‘My thermometer hit 120F and it broke’: Residents of Moses Lake reel in Northwest heatwave

·4-min read
Jim DeeHerrera says he’s seen seasons change (Andrew Buncombe)
Jim DeeHerrera says he’s seen seasons change (Andrew Buncombe)

When it comes to the matter of climate change, Jim DeeHerrera says he tends to listen to his brother.

His brother is a biologist who lives in Portland, and his brother says climate change is real.

“He’s a scientist. He says you’re foolish if you don’t believe in it,” says Mr DeeHerrera eating breakfast – eggs well done, sausage, a stack of pancakes and coffee – in a restaurant called Mom and Pop’s Diner.

“He says he’s not sure they have time to time stop it. My view is that we should be focussing on this; rather than spending all this money on Nasa and stuff, we should be helping ordinary people.”

If Mr DeeHerra had needed more persuading that his brother’s view about the threat of the climate crisis was correct, he received it this week, when temperatures soared in the city of Moses Lake, so much so that DeeHerra says his thermometer shattered.

“On Tuesday, my thermometer hit 120F (48.8C) – that was the hottest I’ve seen it,” says the 67-year-old. “In August we’ll get days when it hits around 100F, but this is the earliest I’ve seen this.”

As it was, the temperatures experienced by people in the city of 20,000 people, located in eastern Washington, 200 miles from Seattle, may have varied. The official temperature last Tuesday was 114F, but DeeHerra says at his home on the edge of the city, the temperature, on his deck, shaded from the sun, reached 120F.

In the glass house, where he and his partner grow plants, it reached 135F. He says the following day, he awoke to discover his thermometer had shattered.

It was so hot that his thermometer had broken, he is asked. “Well, I can’t be certain – maybe the dog knocked it over. But people say these things can break if they get too hot.”

One thing that was beyond dispute, that in Moses Lake, established on land taken from indigenous tribes in a treaty brokered in the 1940s and apparently named for a tribal elder, rather than a biblical prophet, and in communities across the region, the temperatures have hit levels never experienced before.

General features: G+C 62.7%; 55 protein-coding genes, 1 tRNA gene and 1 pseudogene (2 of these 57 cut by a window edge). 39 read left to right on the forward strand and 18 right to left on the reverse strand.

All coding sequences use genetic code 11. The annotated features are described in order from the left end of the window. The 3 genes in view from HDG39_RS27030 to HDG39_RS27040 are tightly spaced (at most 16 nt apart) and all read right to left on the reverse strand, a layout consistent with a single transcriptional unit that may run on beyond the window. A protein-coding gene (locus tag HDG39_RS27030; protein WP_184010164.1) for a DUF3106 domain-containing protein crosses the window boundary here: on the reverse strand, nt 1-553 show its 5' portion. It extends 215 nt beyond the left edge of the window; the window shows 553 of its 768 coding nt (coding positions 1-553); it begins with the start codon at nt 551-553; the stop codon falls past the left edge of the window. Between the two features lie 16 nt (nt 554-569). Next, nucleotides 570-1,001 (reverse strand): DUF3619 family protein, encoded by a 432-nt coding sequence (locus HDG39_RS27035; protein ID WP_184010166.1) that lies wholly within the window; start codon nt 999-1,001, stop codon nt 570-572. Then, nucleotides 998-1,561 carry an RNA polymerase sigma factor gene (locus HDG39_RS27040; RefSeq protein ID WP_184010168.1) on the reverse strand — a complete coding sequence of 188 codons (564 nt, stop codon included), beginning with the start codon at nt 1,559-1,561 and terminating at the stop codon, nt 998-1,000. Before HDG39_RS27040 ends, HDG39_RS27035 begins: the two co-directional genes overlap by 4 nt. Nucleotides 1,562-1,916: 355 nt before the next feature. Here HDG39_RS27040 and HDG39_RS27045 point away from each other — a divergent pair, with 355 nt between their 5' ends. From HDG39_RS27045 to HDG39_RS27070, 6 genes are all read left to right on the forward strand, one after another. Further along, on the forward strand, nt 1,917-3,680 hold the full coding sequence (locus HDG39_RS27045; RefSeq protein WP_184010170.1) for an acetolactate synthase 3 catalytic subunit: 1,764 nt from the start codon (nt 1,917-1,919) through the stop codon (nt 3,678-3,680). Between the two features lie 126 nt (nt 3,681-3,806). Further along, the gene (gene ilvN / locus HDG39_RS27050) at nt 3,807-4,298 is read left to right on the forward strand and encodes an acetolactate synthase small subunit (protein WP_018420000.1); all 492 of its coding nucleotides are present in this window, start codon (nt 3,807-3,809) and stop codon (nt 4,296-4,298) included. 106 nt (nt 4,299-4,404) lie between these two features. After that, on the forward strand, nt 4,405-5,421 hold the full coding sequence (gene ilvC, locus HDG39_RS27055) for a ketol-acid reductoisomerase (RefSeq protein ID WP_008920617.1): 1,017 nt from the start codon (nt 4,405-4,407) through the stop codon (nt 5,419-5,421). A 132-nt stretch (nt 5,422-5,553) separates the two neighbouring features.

From Portland, Oregon, to Washington state, and up to Canada’s British Columbia, a region sometimes referred to as Cascadia, officials have been making new entries in record books that were started 70 years ago or more.

The city of Moses Lake expanded sharply following a series of damming projects that were undertaken in the first part of the last century, a regional operation that included the Coulee Dam, and was part of the Columbia Basin Project.

This week temperatures hit 114F in Moses Lake (Andrew Buncombe)
This week temperatures hit 114F in Moses Lake (Andrew Buncombe)

The waters of the Columbia River have been used to irrigate vast golden wheatfields and other crops in a part of the country that would otherwise be little more than desert.

Yet, for all the evidence of climate change that people see with their own eyes and narrate with their own descriptions – milder, shorter winters and hotter, more intense summers – there are some who still do not believe the planet is changing.

Robert Bolton, 61, who says he served six years in the military, is currently homeless and living in motel rooms. He says unlike many homes in the city, his room has air-conditioning. On Tuesday, it struggled to keep up.

“It’s just a hot summer,” says Mr Bolton, sitting in wheelchair outside the Postal Service office. “It’s not a reason to give more money to Democrats for their Green New Deal.”

A woman and her husband, who declines to be named, and who pulls up to the postal facility, are similarly scornful of the notion that something serious was happening.

“We’ve lived here 40 years,” says the woman, who says she is 64 and gives her initials as RB. Her husband says: “It’s been hot, cold. It’s a natural process.”

With that, the window to their air-conditioned SUV quickly closes and they drive away.

While eastern Washington is considerably more conservative than the western part of the state, which includes Seattle, it does not mean everyone is in denial about climate science.

“I don’t remember it being this hot,” says Maria Sanchez, 30, a paralegal. “Obviously it’s global warming.”

Water from Columbia River has allowed farmers to survive (Andrew Buncombe)
Water from Columbia River has allowed farmers to survive (Andrew Buncombe)

Why does she think so many people do not accept the science? “I don’t know, but you can see see it in front of you. I have never drank as much water as I have this week.”

America’ Pacific Northwest has historically had some of the fewest number of homes with air conditioning, given the typically moderate weather.

In Seattle, just 33 per cent have ACs, while in Portland the number is 70. Nationally, 91 per cent of homes are equipped with them.

Newer homes in the region are typically fitted with ACs, and this week has forced many to consider buying a unit – something they never thought they would need.

Indeed, for many people, working in an air-conditioned office when the temperatures soared made all the difference in the world.

Stephanie Stephens, 36, is an accountant, and her office in Moses Lake has AC. She also believes that the climate crisis is helping drive the extreme weather.

“I believe it’s global warming,” she says. “All over the world temperatures are changing and getting hotter.”

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